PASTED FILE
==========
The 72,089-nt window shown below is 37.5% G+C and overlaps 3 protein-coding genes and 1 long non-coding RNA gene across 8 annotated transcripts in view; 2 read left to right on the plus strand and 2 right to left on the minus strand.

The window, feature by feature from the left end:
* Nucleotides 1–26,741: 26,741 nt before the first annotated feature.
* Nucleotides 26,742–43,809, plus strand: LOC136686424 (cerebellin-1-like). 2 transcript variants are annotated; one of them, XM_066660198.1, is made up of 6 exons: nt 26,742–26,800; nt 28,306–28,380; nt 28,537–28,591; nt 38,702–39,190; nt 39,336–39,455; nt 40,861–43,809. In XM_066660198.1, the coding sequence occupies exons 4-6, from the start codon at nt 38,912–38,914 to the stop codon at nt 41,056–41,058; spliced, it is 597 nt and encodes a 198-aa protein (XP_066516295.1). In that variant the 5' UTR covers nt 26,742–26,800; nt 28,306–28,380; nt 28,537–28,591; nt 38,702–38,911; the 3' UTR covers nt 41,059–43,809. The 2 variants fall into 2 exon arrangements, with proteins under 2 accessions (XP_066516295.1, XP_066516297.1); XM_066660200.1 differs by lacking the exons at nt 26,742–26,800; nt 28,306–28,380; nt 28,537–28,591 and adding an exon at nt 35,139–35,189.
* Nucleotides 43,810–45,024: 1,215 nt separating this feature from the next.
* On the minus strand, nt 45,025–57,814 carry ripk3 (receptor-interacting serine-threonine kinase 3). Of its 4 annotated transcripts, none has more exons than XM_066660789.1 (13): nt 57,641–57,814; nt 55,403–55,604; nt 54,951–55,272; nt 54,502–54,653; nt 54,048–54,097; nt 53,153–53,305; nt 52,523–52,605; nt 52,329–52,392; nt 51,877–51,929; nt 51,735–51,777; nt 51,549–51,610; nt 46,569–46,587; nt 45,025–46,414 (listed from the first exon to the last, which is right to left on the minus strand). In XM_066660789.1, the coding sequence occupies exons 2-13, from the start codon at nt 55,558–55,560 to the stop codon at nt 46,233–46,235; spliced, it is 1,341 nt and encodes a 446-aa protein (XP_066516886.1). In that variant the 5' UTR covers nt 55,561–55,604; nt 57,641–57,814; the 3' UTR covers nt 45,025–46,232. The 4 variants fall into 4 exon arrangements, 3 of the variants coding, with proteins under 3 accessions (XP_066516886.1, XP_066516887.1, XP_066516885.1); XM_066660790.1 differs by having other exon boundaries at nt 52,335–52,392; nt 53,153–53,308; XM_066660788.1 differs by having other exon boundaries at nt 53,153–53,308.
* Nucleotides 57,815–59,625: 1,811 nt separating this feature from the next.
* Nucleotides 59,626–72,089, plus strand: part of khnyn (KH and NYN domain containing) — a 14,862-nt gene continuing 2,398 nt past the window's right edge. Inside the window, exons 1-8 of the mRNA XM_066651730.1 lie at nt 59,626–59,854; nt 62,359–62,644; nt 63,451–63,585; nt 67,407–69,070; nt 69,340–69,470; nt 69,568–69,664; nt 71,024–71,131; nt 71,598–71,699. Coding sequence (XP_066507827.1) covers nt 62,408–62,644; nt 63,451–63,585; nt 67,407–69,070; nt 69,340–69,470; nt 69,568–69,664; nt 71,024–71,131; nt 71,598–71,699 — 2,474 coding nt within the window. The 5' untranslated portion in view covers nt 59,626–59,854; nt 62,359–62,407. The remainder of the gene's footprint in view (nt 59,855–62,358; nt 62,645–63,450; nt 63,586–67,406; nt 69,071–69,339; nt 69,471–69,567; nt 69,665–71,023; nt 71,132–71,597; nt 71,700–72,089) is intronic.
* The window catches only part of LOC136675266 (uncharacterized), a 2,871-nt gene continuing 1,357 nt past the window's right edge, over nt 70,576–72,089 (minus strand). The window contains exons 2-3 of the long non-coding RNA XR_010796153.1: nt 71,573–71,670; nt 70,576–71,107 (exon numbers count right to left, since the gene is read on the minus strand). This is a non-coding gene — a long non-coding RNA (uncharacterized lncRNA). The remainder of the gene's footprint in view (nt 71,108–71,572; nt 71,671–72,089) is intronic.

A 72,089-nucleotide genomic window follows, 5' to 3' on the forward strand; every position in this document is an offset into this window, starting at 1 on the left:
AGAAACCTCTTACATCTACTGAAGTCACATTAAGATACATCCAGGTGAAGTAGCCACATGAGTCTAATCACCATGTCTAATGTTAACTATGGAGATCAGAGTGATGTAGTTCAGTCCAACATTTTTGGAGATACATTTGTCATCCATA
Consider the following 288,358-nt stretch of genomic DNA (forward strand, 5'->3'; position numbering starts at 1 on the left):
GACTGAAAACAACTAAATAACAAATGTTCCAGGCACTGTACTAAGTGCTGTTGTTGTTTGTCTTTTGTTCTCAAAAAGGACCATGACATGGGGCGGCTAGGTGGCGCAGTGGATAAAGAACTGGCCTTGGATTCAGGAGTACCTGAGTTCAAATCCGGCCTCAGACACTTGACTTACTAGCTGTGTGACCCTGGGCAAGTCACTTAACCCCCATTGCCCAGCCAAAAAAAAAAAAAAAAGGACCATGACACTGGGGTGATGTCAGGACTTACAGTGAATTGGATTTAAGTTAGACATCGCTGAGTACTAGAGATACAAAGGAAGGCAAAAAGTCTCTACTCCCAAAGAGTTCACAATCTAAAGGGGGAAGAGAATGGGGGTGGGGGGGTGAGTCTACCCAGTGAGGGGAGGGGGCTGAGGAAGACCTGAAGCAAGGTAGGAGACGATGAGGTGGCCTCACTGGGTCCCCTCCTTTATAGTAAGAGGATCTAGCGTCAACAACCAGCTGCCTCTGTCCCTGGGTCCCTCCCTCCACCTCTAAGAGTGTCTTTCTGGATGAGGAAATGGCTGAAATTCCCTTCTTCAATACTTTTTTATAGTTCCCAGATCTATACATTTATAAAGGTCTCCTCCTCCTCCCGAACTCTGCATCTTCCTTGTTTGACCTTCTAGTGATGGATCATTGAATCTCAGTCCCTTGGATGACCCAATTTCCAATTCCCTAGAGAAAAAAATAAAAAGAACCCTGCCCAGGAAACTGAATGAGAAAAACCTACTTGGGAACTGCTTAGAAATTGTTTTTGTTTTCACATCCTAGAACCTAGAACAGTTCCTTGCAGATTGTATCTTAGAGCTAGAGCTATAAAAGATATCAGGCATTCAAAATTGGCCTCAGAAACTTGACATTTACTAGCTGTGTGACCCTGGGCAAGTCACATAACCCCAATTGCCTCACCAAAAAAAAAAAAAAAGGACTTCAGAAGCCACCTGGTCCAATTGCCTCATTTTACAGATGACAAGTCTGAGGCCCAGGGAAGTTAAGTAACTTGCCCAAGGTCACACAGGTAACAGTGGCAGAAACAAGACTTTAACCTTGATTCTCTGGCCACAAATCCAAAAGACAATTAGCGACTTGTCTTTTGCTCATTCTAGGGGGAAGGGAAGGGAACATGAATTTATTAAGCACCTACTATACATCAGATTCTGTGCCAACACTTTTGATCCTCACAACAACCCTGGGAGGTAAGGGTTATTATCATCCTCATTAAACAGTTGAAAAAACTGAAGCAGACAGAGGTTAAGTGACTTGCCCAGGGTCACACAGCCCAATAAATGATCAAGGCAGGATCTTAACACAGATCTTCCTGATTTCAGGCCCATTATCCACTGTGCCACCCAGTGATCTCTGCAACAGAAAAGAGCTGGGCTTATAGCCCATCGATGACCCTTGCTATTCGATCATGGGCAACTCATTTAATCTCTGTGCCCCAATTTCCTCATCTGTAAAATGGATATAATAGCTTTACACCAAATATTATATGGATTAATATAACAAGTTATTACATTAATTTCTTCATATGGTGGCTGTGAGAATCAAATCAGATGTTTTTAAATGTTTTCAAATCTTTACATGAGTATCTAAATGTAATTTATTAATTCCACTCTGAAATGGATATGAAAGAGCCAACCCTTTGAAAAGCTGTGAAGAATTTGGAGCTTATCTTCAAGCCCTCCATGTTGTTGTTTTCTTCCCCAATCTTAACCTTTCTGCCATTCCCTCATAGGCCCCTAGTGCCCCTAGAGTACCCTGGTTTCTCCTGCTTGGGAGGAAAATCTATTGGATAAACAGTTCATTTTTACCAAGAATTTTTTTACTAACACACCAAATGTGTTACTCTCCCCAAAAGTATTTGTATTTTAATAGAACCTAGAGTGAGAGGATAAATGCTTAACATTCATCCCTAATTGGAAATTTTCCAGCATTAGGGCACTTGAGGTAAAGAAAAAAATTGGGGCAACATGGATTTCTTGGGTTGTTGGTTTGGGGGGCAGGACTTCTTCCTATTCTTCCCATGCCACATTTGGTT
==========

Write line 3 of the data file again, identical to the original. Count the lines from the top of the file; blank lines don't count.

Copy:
* Nucleotides 1–26,741: 26,741 nt before the first annotated feature.